OpenDocument v1.1 is now an OASIS standard

The OASIS ballot for OpenDocument v1.1 has closed, and without a single dissenting vote, OpenDocument v1.1 has been approved as an OASIS Standard. This is another affirmation of the increasing participation of the disability community in developing technology standards - and in the welcome that participation is receiving by at least this technology standards body. Proof of this is the fact that OpenDocument v1.1 is primarily the work of the disability community and experts in disability technology - with key additions coming from the Royal National Institute for the Blind, and the Institute for Community Inclusion, in addition to those from disability technology experts at committee members large and small.

Standards involvement is another facet of what what Joanmarie Diggs notes in her blog entry Accessibility in the "Participation Age" - the increasing active participation of the disability community in setting the directions and standards of the technology that affects their lives as much as everyone else's; and in their direct involvement in developing that technology.

In a recent blog entry, Joanmarie talks about "having spent a decade on the outside, unable to look in — forced to be a consumer rather than a contributor" to access technology. In that same entry, she goes on to say "I cannot tell you how many times I’ve come across an accessibility regression in the Windows environment and have been powerless to do anything about it." But in her work over the last six months on open source accessibility tools providing access to among other things OpenDocument format via OpenOffice.org, Joanmarie says "the fact that I, a mere mortal user, have access to that code and can track such things down and can communicate directly with the engineers pleases me to no end. Open source solutions enable you to shape and refine the tools you need yourself. It may at times be hard work, but it is incredibly empowering work."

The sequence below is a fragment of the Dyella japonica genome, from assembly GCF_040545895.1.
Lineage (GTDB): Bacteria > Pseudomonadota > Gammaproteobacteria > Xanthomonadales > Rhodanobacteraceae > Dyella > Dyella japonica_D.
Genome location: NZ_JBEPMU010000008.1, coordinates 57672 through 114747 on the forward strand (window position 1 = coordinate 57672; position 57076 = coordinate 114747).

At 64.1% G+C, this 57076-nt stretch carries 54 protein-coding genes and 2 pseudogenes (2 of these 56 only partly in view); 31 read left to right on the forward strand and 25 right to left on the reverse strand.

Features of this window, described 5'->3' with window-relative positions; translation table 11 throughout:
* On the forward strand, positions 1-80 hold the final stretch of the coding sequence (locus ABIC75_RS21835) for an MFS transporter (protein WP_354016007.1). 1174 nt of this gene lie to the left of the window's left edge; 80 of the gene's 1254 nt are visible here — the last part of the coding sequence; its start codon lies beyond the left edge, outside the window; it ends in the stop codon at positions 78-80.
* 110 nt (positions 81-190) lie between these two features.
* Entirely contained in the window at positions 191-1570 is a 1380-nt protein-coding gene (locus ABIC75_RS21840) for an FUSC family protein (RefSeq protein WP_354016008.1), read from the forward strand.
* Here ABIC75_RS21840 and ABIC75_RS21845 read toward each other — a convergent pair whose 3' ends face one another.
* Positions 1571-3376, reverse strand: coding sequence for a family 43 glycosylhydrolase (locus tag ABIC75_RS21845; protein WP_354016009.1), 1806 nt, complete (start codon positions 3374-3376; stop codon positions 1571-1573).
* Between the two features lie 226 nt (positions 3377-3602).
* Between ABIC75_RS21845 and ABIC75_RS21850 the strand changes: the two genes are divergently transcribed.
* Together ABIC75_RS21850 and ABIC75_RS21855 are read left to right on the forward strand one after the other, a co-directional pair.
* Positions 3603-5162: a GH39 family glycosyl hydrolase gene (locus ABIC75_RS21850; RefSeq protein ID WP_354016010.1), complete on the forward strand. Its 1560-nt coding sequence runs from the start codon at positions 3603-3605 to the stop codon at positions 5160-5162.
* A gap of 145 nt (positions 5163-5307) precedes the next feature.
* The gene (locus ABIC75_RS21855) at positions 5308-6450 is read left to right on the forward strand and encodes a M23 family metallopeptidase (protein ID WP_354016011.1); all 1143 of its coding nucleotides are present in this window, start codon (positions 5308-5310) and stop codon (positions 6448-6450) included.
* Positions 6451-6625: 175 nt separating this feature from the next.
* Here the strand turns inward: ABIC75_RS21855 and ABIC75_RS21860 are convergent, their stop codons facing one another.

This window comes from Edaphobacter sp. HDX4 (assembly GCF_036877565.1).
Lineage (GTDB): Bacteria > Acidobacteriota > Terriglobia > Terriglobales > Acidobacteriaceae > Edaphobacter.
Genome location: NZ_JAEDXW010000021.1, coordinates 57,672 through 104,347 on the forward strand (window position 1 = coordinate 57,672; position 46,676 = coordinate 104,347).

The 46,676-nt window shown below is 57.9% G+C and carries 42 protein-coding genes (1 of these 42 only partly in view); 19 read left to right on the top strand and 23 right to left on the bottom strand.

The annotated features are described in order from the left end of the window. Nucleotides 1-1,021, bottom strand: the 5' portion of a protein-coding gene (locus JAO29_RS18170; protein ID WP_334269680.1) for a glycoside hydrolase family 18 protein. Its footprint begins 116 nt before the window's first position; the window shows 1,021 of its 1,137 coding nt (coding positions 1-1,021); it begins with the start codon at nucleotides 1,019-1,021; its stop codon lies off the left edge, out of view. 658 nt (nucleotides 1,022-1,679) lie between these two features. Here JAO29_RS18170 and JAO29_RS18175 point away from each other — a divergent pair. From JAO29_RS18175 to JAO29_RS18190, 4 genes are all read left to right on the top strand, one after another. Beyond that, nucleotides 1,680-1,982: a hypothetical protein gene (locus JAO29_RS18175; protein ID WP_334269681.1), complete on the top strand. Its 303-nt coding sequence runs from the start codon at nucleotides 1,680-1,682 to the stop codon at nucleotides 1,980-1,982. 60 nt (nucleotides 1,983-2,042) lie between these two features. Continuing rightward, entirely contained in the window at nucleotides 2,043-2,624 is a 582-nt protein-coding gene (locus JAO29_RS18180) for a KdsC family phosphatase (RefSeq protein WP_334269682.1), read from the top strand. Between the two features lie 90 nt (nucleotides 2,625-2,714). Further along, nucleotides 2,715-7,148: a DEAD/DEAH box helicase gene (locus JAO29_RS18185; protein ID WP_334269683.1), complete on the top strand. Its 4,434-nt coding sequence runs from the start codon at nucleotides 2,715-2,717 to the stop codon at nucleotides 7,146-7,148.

Thanks to the contributions of Joanmarie of the Carroll Center for the Blind, and those of Dave Pawson of the Royal National Institute for the Blind, and David Clark of the Institute for Community Inclusion, and Janina Sajka of the Free Standards Group Accessibility working group, and the many other people from the disability community taking part in the open source Orca screen reader effort and the larger UNIX accessibility work, people with disabilities are no longer "forced to be consumers instead of contributors".

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Peter Korn

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